Like many foodies out there, we’re always looking for little ways to stymie the onslaught of love handles that comes with our chosen pastime/profession. We’d rather not join the charmingly dubbed Fat Pack. So this headline in the Hot Sauce blog was eye-catching: “Eat hot sauce, lose weight?” Hey, could there really be some kind of slimming magic in that little bottle of capsaicin we love so much?
Yes, it turns out, but it is a terrifying and black magic. In addition to simple appetite suppression and encouraging water consumption, part of the “hot sauce diet” includes Pavlovian-style conditioning:
Hot sauce is toxic and can make your face flush and feel uncomfortable. This discomfort creates a situation of aversive conditioning.
So this ticket to weight-loss is by making food consumption a torturous experience? No, thank you. As much as we love the spicy stuff, we have no interest in ruining our food just to shed a few pounds.
However, part of the plan seems like a stroke of genius. We all get periods of near-uncontrollable hunger, where some outside help seems necessary to supplement the will-power. For us, it’s late at night, for Dr. Spiro Antoniades, who developed this hot-sauce weight-loss method, it was right after work, when he would gorge before the family dinner.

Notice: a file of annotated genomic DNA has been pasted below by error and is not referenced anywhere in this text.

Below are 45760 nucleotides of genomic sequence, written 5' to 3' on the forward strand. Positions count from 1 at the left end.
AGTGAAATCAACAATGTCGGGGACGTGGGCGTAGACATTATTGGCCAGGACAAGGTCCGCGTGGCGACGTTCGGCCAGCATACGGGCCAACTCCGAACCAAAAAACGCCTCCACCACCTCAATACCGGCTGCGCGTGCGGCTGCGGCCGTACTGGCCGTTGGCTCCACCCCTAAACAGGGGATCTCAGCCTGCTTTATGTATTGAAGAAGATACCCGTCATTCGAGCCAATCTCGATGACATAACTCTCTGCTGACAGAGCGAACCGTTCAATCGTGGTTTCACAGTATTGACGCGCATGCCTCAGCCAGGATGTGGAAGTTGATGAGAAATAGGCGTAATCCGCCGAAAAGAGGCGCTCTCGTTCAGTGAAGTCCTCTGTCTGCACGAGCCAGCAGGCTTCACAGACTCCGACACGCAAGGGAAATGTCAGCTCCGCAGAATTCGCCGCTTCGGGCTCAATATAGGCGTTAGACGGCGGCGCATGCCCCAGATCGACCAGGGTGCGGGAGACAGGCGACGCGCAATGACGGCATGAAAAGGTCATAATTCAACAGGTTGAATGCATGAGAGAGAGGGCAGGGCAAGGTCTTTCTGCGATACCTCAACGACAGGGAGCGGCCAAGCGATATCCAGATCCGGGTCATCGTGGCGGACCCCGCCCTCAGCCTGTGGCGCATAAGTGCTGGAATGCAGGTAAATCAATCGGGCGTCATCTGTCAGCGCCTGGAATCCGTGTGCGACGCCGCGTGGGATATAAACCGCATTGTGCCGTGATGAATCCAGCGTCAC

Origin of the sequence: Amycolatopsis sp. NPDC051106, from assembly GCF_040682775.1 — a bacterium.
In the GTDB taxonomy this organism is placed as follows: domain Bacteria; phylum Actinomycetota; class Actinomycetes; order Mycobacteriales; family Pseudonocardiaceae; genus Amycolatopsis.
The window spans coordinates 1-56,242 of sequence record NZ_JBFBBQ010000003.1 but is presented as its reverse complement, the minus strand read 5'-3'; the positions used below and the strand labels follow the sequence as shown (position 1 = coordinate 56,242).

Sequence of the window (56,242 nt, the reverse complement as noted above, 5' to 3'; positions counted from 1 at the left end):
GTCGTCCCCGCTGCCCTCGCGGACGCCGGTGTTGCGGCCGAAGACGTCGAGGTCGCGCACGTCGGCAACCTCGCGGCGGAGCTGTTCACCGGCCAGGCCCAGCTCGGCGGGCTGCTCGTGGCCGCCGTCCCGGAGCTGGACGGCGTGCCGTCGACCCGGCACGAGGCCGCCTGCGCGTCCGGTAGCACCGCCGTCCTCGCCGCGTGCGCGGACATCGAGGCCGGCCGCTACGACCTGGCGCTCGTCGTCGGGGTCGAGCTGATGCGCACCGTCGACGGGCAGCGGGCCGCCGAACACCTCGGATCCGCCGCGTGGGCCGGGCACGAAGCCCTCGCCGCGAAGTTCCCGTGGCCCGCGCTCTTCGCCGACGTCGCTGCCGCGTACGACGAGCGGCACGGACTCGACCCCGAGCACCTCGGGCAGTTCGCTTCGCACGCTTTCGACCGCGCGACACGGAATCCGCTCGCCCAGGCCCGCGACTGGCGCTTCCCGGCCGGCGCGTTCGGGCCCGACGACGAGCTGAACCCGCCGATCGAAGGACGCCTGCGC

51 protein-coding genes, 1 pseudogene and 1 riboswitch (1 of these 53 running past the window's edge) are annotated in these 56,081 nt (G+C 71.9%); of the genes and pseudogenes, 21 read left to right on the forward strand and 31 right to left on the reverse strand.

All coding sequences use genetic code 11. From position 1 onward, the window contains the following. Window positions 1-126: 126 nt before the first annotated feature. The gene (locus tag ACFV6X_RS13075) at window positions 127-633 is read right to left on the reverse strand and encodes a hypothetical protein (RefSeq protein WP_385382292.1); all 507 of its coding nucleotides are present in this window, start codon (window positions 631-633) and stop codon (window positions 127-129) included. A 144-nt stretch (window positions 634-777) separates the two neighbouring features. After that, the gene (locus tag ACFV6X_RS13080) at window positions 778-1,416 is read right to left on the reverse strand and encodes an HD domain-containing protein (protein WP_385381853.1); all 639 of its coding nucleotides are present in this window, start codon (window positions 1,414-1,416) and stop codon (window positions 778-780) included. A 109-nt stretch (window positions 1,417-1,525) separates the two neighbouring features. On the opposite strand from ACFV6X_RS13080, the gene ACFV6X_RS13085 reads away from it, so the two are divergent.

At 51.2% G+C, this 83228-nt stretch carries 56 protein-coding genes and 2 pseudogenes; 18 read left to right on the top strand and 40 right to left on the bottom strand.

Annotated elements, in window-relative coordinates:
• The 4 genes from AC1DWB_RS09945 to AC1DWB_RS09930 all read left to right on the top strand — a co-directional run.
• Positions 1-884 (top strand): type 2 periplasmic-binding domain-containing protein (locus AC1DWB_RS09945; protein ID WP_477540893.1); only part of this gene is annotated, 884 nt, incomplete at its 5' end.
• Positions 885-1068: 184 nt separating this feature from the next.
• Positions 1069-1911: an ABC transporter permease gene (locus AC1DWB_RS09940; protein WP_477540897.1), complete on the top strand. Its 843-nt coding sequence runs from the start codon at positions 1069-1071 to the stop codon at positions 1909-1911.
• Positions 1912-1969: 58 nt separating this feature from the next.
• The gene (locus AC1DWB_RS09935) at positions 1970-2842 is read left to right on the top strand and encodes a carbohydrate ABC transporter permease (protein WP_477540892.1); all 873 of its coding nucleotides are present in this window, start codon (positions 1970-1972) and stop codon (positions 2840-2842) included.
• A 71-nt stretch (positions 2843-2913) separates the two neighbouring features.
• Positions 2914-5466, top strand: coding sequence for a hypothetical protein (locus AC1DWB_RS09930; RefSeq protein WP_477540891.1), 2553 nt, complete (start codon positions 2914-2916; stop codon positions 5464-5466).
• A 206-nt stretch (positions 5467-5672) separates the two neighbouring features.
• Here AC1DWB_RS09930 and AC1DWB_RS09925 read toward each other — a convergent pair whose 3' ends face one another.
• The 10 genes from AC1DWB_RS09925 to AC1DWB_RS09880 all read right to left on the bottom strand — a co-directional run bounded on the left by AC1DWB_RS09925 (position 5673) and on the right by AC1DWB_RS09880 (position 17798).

Antoniades employed his “pushback” — one teaspoon of hot sauce in a glass of tomato juice — to calm his appetite, pique his thirst and cause him to drink water. He found that, by using his pushback, he was able to eat dinner normally.
Now that seems like an effective use of a potentially uncomfortable tool. We’d prefer to keep our taste-buds, as well as our waistline, intact, but the occasional use of hot-sauce instead of some chemical appetite suppressant seems like a pretty effective way to do both.